Hewlett-Packard chief executive Leo Apotheker plans a deeper push into software and the expanding market for computing delivered via the internet.
The company is starting a cloud-computing service that will let developers create applications for consumers and businesses using HP tools and that run on HP servers, Apotheker said at an event in San Francisco this week.
HP also plans to put its WebOS mobile software on to a broader range of products, ramping up output to more than 100 million devices a year. And the company announced a 50 per cent increase in its dividend.
"Everything that we do in the future will be delivered as a service," Apotheker said. "It's the first time HP is trying to put all of the elements of what it's doing together."
Apotheker aims to get more HP products working in tandem, and expand in software markets dominated by rivals IBM and Oracle. The approach may make its machines more attractive to corporate customers, said Tim Bajarin, an analyst at consulting firm Creative Strategies.
Still, the chief executive must guard against overspending on the cloud, which requires much computing power to deliver software broadly, said San Francisco analyst Jayson Noland.
"To really take that market on, you need to make a big capex investment."
Noland has an "outperform" rating on the shares.
From a competitive perspective, HP should be able to trade on its respected brand name, Noland said. Apotheker is breaking from his predecessor Mark Hurd by concentrating on revenue growth instead of cost-cutting.
Hewlett-Packard shares have declined 12 per cent since Hurd resigned in August, and sales growth will be slower this year and next, compared with the average 8 per cent growth under Hurd.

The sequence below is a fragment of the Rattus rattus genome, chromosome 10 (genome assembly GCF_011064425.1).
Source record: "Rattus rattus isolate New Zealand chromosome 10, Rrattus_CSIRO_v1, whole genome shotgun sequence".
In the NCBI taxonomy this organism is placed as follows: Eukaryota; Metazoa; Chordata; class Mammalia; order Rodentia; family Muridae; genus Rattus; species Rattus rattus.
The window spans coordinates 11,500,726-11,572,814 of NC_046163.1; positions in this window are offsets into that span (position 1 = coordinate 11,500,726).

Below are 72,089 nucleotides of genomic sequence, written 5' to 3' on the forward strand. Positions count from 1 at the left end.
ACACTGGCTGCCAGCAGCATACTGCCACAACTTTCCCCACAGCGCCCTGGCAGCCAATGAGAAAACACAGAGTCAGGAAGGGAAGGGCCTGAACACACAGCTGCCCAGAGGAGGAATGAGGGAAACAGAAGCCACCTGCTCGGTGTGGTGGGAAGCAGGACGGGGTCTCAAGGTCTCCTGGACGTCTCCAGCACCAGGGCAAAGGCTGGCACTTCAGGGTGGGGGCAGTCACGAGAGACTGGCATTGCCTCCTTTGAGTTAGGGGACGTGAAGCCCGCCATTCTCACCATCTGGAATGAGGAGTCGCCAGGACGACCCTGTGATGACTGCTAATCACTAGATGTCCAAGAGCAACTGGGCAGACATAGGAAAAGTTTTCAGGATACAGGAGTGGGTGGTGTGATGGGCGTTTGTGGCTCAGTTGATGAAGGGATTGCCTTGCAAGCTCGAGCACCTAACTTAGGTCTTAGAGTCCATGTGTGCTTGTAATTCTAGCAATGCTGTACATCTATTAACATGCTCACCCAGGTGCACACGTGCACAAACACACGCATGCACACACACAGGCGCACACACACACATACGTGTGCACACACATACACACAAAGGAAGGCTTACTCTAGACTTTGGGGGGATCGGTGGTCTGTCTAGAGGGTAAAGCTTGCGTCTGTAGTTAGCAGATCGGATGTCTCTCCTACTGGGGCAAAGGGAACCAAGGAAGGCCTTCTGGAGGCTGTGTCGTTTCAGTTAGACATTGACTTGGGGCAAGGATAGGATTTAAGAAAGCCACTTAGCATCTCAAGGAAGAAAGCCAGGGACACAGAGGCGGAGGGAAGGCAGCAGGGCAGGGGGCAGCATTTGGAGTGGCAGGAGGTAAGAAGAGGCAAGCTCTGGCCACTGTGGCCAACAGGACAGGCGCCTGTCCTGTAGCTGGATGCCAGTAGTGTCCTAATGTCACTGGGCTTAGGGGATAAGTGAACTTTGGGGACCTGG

In a move that may assuage disgruntled investors, HP raised its quarterly dividend for the first time in 13 years, increasing it to US12c a share from US8c. Chief financial officer Cathie Lesjak said the company would remain an "active acquirer" and focus software growth on cloud products.
HP will both build and acquire the software it needs to help companies write and run applications via Hewlett-Packard's cloud service, Apotheker said. The company will take a "disciplined" approach to takeovers, he said.
The company will offer applications for corporations and consumers via an online store.
"Any developer can deliver his or her innovation to either the consumer, the enterprise or the small and midsize business," Apotheker said. "HP has the ambition of being in all layers of the cloud."
Hewlett-Packard may let other companies distribute their software through its cloud service, Apotheker said. He singled out applications providers, "some of whom are in Germany".
Apotheker plans to make better use of the WebOS software that HP gained in last year's US$1.2 billion purchase of smartphone maker Palm, installing it on every PC shipped by HP next year. The PCs will also be able to run Microsoft's Windows.
The company has an advantage when it comes to the corporate market, said Creative Strategies' Bajarin.
"That 100 million devices number is the most important thing I heard," Bajarin said.
"It could be a big play for HP" in terms of enterprise customers, he said. "No one else is driving that route."
HP also said it would begin shipping a new computer tailored for data analysis soon after it closes the acquisition of software company Vertica in the second quarter, which ends in April.
Its ability to sell to consumers and businesses alike will serve it well, since computer users increasingly rely on the same devices for both personal and business-related tasks, said analyst Joshua Greenbaum.
"This convergence of the consumer and the enterprise is a huge issue, and one that HP can really leverage," Greenbaum said. "All software is moving to the cloud."
Services and applications used over the internet instead of on hardware and software that you buy and install.